Governor's office finally provides document requested in May

Governor Kim Reynolds’ senior legal counsel Michael Boal has belatedly provided a copy of former Iowa Veterans Home Commandant Timon Oujiri’s termination letter. On May 10, Bleeding Heartland asked the governor’s office and the Iowa Veterans Home for records showing the “documented reasons and rationale” for Oujiri’s dismissal, which Reynolds’ staff had recently confirmed.

Boal, who is the records custodian for the governor’s office, did not acknowledge receipt of the request at that time. He also ignored follow-up emails on June 30 and July 23, as did the governor’s chief of staff Sara Craig Gongol and spokesperson Pat Garrett, whom I copied on that correspondence. Staff at the veterans home likewise did not provide any responsive records.

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Governor facing two open records lawsuits

Governor Kim Reynolds’ office has flouted Iowa’s open records law since the earliest weeks of the COVID-19 pandemic. Now the governor and her senior legal counsel Michael Boal are facing two lawsuits filed by a Utah attorney seeking records related to Iowa’s pandemic response.

As first reported by Ryan Foley of the Associated Press, Suzette Rasmussen filed suit in Polk County District Court on August 12, after the governor’s office failed to provide correspondence about the Test Iowa program, first requested five months earlier.

One lawsuit stems from Rasmussen’s efforts to obtain “all correspondence regarding the Nomi Health COVID-19 contracts from March 1, 2020, through March 11, 2021.” The other request was for correspondence between Reynolds, her staff, and Utah Governor Gary Herbert and his staff regarding the test kits and contracts associated with NOMI Health. NOMI signed no-bid contracts to set up the Test Utah program and later Test Iowa.

Rasmussen sued the Iowa Department of Public Health in late July for failing to provide emails related to Test Iowa. She represents the Jittai group established by Paul Huntsman, who chairs the board of the Salt Lake Tribune newspaper. Jittai has filed hundreds of records requests in Utah, Iowa, Nebraska, and Tennessee, all of which signed no-bid contracts to create COVID-19 testing programs.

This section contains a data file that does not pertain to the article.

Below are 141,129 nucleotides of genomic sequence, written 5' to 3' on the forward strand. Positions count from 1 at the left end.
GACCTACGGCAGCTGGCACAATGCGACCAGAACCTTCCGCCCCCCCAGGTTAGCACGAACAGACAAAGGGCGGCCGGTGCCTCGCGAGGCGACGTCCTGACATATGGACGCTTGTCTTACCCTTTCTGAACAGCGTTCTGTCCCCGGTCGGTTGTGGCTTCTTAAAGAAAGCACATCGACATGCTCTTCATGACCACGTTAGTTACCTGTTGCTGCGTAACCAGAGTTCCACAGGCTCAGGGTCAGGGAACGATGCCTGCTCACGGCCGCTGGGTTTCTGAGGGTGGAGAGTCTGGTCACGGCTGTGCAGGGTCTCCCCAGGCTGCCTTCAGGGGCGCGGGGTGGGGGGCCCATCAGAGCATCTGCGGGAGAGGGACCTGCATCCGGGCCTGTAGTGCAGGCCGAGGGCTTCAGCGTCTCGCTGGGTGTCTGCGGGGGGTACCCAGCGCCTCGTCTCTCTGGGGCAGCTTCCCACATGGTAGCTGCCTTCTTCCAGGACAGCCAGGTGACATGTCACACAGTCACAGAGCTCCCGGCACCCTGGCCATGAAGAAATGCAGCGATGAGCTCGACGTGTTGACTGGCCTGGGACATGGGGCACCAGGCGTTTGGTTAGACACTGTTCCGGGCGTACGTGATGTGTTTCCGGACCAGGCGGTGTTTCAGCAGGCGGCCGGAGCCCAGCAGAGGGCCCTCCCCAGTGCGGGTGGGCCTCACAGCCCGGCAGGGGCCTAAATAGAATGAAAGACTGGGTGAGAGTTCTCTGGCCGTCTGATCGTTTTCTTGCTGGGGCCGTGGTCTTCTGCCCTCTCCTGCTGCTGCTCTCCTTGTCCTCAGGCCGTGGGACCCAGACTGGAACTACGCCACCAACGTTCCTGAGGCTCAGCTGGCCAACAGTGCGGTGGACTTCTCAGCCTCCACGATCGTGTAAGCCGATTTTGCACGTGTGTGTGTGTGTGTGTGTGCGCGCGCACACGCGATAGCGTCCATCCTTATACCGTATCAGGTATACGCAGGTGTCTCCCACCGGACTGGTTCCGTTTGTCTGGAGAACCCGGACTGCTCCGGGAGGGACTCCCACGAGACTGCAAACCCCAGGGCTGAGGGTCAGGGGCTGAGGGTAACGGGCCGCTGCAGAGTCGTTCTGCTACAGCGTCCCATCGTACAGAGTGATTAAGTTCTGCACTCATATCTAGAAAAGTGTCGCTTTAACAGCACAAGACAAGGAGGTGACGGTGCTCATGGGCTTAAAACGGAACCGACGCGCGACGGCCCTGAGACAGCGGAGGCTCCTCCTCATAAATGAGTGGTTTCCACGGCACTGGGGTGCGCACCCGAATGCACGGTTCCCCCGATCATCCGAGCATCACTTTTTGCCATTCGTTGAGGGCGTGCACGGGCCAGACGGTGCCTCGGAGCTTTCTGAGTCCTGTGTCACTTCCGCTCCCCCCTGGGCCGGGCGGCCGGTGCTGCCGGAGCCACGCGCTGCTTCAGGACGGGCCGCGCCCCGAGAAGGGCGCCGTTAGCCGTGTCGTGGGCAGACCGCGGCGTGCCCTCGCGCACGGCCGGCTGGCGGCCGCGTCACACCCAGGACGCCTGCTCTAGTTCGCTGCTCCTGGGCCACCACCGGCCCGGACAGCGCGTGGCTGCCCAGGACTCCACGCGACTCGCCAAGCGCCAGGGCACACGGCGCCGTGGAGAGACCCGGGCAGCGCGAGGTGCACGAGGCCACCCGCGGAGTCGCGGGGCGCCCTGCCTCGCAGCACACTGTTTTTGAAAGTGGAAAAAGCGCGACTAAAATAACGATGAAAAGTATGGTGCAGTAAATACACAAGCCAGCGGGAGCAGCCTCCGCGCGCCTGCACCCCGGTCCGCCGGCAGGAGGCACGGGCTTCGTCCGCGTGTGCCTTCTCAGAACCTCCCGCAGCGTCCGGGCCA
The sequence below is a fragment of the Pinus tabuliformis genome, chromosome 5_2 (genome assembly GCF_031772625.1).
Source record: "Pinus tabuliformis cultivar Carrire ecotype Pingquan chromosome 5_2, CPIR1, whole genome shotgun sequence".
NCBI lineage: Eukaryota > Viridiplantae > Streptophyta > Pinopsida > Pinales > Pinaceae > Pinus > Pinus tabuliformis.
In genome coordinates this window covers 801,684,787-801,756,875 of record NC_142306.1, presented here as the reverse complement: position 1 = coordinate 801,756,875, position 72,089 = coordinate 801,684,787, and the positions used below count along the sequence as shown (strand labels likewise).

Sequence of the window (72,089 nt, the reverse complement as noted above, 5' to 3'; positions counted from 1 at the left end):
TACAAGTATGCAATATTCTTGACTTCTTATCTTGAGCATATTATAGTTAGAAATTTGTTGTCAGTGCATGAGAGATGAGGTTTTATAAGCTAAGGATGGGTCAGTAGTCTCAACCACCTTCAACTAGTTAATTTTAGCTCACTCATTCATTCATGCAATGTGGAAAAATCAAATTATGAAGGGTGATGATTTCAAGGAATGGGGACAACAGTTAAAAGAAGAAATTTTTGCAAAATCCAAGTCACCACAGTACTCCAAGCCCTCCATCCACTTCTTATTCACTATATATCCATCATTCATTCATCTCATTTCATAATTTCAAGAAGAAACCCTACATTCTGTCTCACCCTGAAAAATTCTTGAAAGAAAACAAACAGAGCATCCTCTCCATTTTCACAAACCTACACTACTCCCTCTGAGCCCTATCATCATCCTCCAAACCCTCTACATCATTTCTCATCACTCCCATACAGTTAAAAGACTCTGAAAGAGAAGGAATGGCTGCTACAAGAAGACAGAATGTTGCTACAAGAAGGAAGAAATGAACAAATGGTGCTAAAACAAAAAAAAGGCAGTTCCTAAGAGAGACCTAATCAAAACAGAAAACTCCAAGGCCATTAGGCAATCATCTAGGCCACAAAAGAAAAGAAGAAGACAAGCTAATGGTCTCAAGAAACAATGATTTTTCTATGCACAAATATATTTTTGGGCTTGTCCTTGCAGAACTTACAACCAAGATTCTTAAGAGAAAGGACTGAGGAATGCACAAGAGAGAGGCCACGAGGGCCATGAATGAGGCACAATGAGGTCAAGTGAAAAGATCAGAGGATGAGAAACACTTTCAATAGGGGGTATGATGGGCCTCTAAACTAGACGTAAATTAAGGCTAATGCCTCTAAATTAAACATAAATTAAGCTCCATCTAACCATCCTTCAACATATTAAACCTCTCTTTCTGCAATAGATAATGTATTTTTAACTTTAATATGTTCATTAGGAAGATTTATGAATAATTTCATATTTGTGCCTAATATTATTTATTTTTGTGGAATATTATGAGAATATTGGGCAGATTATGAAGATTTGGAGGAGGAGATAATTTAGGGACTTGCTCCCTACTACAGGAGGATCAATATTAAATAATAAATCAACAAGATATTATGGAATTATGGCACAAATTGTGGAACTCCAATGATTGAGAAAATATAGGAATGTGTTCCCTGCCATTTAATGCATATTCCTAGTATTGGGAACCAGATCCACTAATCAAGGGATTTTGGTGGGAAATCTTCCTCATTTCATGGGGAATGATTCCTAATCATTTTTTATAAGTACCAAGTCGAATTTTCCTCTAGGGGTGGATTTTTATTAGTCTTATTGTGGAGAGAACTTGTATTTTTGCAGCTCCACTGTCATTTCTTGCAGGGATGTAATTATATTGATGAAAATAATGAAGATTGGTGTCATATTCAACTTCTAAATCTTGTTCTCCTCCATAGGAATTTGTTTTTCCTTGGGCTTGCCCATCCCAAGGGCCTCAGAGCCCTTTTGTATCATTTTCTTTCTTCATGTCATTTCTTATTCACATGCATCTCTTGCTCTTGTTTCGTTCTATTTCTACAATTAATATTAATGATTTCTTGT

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Exclusive: Governor approved CARES Act spending on office tech upgrades

Governor Kim Reynolds approved plans last year to spend federal COVID-19 relief funds to upgrade the technology in her conference room, state records show.

The Office of Chief Information Officer (OCIO) paid vendor AVI Systems $67,543.48 in December for unspecified “IT Equipment and Software” and “IT Outside Services.” Published reports and searchable databases do not reveal that those purchases benefited the governor’s office. But documents Bleeding Heartland obtained through public records requests indicate that the spending covered new audio and video equipment installed in the Robert Ray Conference Room, which is part of the governor’s office suite.

Records also show the payments were supposed to come out of Iowa’s Coronavirus Relief Fund, a pot of federal money established under the March 2020 Coronavirus Aid, Relief and Economic Security (CARES) Act.

OCIO may have tapped a different funding source later to cover the conference room upgrade, as happened with a $39,512 project to migrate the governor’s office computers from Google suite to Microsoft Office 365 last year. Entries on the state’s online checkbook, totaling $67,543.48 to AVI Systems on the same December dates, do not mention the Coronavirus Relief Fund.

The governor’s spokesperson Pat Garrett ignored six inquiries over a two-week period. OCIO’s public information officer Gloria Van Rees also did not respond to eight messages during the same time frame seeking to clarify what funding stream paid for the conference room upgrades, and whether the governor’s office reimbursed OCIO for the payments to AVI Systems, as happened following the Office 365 migration.

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Iowa ethics board to review COVID-19 ads featuring governor

The Iowa Ethics and Campaign Disclosure Board will review advertisements featuring Governor Kim Reynolds, which were funded through federal COVID-19 relief dollars.

The board’s executive director Mike Marshall told Bleeding Heartland on June 18 that some commercials from the “Step Up, Stop the Spread” campaign launched last November “are now under review by the Ethics Board.” Earlier this month, State Auditor Rob Sand asked the board to consider whether the ads violated Iowa’s law banning state officials from engaging in “self-promotion with taxpayer funds.”

Marshall said he anticipates the ethics board will discuss the matter in closed session at its next meeting, scheduled for August 12.

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Iowa board approves formal probe of Heritage Action lobbying

The Iowa Ethics and Campaign Disclosure Board voted on May 26 to authorize a formal staff investigation of possible undisclosed lobbying of Governor Kim Reynolds’ office by the conservative group Heritage Action for America.

The board’s executive director and legal counsel Mike Marshall had been informally investigating the matter after Mother Jones published video of Heritage Action’s executive director bragging about helping to write voter suppression laws in Iowa and other states. Jessica Anderson told donors at a private meeting in April that her group had “worked quietly” with Iowa lawmakers to help draft and support a new election bill, getting it passed with “little fanfare.” But the Washington, DC based organization, which is affiliated with the Heritage Foundation, hadn’t registered a position on the bill or filed reports required of those who lobby state government.

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